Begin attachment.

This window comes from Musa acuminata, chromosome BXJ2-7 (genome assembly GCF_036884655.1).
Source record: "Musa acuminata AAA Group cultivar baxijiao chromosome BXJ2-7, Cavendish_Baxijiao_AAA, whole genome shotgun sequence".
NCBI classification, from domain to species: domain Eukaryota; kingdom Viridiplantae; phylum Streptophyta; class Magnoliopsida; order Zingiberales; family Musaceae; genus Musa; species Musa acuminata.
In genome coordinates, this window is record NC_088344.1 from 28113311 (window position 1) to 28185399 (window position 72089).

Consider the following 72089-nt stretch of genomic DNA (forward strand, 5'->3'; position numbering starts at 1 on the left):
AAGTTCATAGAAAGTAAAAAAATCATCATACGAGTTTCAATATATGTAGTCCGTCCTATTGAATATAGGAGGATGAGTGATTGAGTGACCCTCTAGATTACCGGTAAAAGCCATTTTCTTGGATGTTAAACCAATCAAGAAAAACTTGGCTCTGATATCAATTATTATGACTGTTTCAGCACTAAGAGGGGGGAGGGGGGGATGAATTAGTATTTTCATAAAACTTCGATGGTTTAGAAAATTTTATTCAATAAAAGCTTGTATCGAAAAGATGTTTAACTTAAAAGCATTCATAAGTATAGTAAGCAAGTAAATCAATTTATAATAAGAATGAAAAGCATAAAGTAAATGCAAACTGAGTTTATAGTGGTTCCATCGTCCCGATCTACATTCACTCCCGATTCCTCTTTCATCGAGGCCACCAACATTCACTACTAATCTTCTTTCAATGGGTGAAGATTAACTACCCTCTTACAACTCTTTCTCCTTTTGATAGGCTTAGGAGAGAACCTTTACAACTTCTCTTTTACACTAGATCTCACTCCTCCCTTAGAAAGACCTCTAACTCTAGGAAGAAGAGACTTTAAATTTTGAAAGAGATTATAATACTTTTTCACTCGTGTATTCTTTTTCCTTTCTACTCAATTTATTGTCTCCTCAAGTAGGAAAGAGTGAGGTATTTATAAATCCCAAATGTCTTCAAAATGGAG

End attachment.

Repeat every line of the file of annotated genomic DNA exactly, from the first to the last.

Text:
This window comes from Musa acuminata, chromosome BXJ2-7 (genome assembly GCF_036884655.1).
Source record: "Musa acuminata AAA Group cultivar baxijiao chromosome BXJ2-7, Cavendish_Baxijiao_AAA, whole genome shotgun sequence".
NCBI classification, from domain to species: domain Eukaryota; kingdom Viridiplantae; phylum Streptophyta; class Magnoliopsida; order Zingiberales; family Musaceae; genus Musa; species Musa acuminata.
In genome coordinates, this window is record NC_088344.1 from 28113311 (window position 1) to 28185399 (window position 72089).

Consider the following 72089-nt stretch of genomic DNA (forward strand, 5'->3'; position numbering starts at 1 on the left):
AAGTTCATAGAAAGTAAAAAAATCATCATACGAGTTTCAATATATGTAGTCCGTCCTATTGAATATAGGAGGATGAGTGATTGAGTGACCCTCTAGATTACCGGTAAAAGCCATTTTCTTGGATGTTAAACCAATCAAGAAAAACTTGGCTCTGATATCAATTATTATGACTGTTTCAGCACTAAGAGGGGGGAGGGGGGGATGAATTAGTATTTTCATAAAACTTCGATGGTTTAGAAAATTTTATTCAATAAAAGCTTGTATCGAAAAGATGTTTAACTTAAAAGCATTCATAAGTATAGTAAGCAAGTAAATCAATTTATAATAAGAATGAAAAGCATAAAGTAAATGCAAACTGAGTTTATAGTGGTTCCATCGTCCCGATCTACATTCACTCCCGATTCCTCTTTCATCGAGGCCACCAACATTCACTACTAATCTTCTTTCAATGGGTGAAGATTAACTACCCTCTTACAACTCTTTCTCCTTTTGATAGGCTTAGGAGAGAACCTTTACAACTTCTCTTTTACACTAGATCTCACTCCTCCCTTAGAAAGACCTCTAACTCTAGGAAGAAGAGACTTTAAATTTTGAAAGAGATTATAATACTTTTTCACTCGTGTATTCTTTTTCCTTTCTACTCAATTTATTGTCTCCTCAAGTAGGAAAGAGTGAGGTATTTATAAATCCCAAATGTCTTCAAAATGGAG